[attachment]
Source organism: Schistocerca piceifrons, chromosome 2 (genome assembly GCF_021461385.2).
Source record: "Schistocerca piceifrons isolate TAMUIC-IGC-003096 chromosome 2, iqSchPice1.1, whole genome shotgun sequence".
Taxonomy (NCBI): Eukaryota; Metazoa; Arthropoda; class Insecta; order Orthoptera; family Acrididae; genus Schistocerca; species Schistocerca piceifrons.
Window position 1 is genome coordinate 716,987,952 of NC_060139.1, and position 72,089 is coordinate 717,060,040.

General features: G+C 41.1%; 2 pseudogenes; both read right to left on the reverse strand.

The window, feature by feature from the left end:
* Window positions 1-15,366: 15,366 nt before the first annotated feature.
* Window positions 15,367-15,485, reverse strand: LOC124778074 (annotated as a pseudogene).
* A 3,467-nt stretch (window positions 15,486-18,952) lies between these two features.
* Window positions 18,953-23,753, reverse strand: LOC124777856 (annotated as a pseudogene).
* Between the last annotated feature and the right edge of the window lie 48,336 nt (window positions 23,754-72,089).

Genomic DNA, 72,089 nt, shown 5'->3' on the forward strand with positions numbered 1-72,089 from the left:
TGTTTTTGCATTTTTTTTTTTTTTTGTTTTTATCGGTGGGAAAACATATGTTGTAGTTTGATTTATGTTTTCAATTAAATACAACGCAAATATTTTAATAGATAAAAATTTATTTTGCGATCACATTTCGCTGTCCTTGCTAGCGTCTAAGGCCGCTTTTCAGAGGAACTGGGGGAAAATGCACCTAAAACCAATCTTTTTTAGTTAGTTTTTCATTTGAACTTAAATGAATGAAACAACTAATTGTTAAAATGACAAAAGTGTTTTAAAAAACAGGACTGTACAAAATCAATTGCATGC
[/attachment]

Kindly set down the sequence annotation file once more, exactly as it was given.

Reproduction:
Source organism: Schistocerca piceifrons, chromosome 2 (genome assembly GCF_021461385.2).
Source record: "Schistocerca piceifrons isolate TAMUIC-IGC-003096 chromosome 2, iqSchPice1.1, whole genome shotgun sequence".
Taxonomy (NCBI): Eukaryota; Metazoa; Arthropoda; class Insecta; order Orthoptera; family Acrididae; genus Schistocerca; species Schistocerca piceifrons.
Window position 1 is genome coordinate 716,987,952 of NC_060139.1, and position 72,089 is coordinate 717,060,040.

General features: G+C 41.1%; 2 pseudogenes; both read right to left on the reverse strand.

The window, feature by feature from the left end:
* Window positions 1-15,366: 15,366 nt before the first annotated feature.
* Window positions 15,367-15,485, reverse strand: LOC124778074 (annotated as a pseudogene).
* A 3,467-nt stretch (window positions 15,486-18,952) lies between these two features.
* Window positions 18,953-23,753, reverse strand: LOC124777856 (annotated as a pseudogene).
* Between the last annotated feature and the right edge of the window lie 48,336 nt (window positions 23,754-72,089).

Genomic DNA, 72,089 nt, shown 5'->3' on the forward strand with positions numbered 1-72,089 from the left:
TGTTTTTGCATTTTTTTTTTTTTTTGTTTTTATCGGTGGGAAAACATATGTTGTAGTTTGATTTATGTTTTCAATTAAATACAACGCAAATATTTTAATAGATAAAAATTTATTTTGCGATCACATTTCGCTGTCCTTGCTAGCGTCTAAGGCCGCTTTTCAGAGGAACTGGGGGAAAATGCACCTAAAACCAATCTTTTTTAGTTAGTTTTTCATTTGAACTTAAATGAATGAAACAACTAATTGTTAAAATGACAAAAGTGTTTTAAAAAACAGGACTGTACAAAATCAATTGCATGC